ZS 29:09

Exactly. Yeah. It worked.

AB 29:12

True. Oh, yeah. Oh, yeah. Cuz you see how your kids are loving it? It radiates.

ZS 29:21

Yes. I mean, I have many parents that have said – you know, this isn’t my thing, but seeing my kid out there loving it. You know, it made me happy. And it made me more open to doing a few more different things. It made me more open to stepping outside because I don’t like to go outside, but I’m seeing how much my kids love it and how they’re thriving, you know? So it works. It works.

AB 29:45

Yeah, they say– if Mom’s not happy, no one’s happy. And that is true. However, try being around an unhappy three year old.

ZS 29:56

Oh my goodness gracious.

AB 30:00

Yeah. We joke about mom, but it’s true with the kids too. If you can get your kids to a place where they are simply tired at the end of the day, we all will be blessed. And going outside is a spectacular way to do that. We spend time outside every day, there are days that I do not want to go outside. It’s cold, it’s windy. And it’s not like I don’t feel well, whatever, right? You know, bad attitude doesn’t matter. I just don’t want to do it. So my nine year old is very into pretend play. And it’s time to go outside, like the sun setting. We need to go on a walk. And you know, now he’s having a meltdown. Okay, within two or three minutes, he is springing down the trail. I know, you’ve seen this in your own family, like just all sorrow has been forgotten. And I talk about how that’s true quite a lot. But if I let that reflect back on me, that’s also true for myself.

ZS 31:21

Absolutely. I agree with that. 100%

AB 31:25

I too, within a few minutes of being outside. All sorrow.

ZS 31:34

Yes. I mean, I’ve been known, you know, when things are hectic at home, and just crazy to just literally walk out the door. Like, I may not say a word to anyone, and I will just leave and just walk out the door. And when I come back, you’re like – Oh, where did you go? It sounds crazy. All I did was I just went walking. And when I come back, I’m like, you know, there’s a beautiful flower and everything would feel so much better. But I mean, yes, I stand by the power of nature. It really has the power to change everything that’s happening inside us. You don’t want to go out there. You’re feeling bad. You’re feeling down. I’m telling you when you get up there, you’re gonna feel amazing. Like just get out there. Just get out there. Yeah, fresh air.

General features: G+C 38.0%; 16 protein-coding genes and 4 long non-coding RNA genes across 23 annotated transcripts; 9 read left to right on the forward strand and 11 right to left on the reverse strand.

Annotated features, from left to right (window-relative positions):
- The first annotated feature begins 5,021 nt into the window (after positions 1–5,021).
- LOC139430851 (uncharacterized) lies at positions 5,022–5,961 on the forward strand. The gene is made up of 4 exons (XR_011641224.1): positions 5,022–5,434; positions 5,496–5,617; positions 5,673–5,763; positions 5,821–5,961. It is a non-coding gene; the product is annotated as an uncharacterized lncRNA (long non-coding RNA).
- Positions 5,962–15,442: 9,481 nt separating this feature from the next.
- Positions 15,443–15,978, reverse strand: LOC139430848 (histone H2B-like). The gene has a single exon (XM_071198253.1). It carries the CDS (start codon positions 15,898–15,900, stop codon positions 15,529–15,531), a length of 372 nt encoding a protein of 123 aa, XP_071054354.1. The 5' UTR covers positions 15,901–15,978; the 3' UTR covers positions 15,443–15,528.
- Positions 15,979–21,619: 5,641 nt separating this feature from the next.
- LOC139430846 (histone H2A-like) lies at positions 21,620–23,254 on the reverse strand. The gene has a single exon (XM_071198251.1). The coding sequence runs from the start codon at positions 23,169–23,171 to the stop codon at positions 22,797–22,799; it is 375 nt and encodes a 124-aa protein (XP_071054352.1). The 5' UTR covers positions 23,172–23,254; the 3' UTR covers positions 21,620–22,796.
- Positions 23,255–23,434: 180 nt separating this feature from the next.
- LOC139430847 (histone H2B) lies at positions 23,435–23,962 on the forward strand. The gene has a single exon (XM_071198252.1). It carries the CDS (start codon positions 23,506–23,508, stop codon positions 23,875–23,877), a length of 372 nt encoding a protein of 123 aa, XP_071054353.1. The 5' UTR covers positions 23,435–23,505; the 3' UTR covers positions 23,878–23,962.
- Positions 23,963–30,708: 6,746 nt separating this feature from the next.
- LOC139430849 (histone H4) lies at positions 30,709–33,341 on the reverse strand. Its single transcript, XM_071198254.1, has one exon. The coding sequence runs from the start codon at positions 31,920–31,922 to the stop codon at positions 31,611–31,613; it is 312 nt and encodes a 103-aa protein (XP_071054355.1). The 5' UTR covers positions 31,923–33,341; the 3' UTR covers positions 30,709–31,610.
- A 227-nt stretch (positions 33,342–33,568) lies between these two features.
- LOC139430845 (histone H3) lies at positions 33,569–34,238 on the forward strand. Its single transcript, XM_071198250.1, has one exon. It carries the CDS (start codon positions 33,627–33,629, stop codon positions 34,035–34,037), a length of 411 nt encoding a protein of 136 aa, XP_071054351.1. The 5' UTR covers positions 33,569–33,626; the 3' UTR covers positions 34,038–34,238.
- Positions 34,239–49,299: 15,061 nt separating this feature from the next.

AB 32:28

Oh, yeah. So okay, so what you’re talking about is getting out into nearby nature, just outside, like, literally, you walk out your door, you go for a walk, I’m assuming in your neighborhood not getting in the car driving?

ZS 32:38

Oh, no, yeah, literally, in my neighborhood, walk down the street. We do live very close to a greenway. But on these kind of occasions, I’m just walking down the street, like I walk out of my neighborhood. And then I walk on to the street between my neighborhood and the greenway, and I just walk.

AB 32:56

So earlier, we talked about how there is a power to that greenspace and that connection that we have. But we also brush on the fact that what’s literally outside your door on that sidewalk is a touchstone and sort of, I don’t know, maybe it’s too woo woo. But like a portal to that, like a reminder. So talk to me a little bit about that connection, about helping people understand through their kids and through their family, that it can be just a city walk, it can be literally going outside your front door, regardless of where that front door happens to be located.

ZS 33:37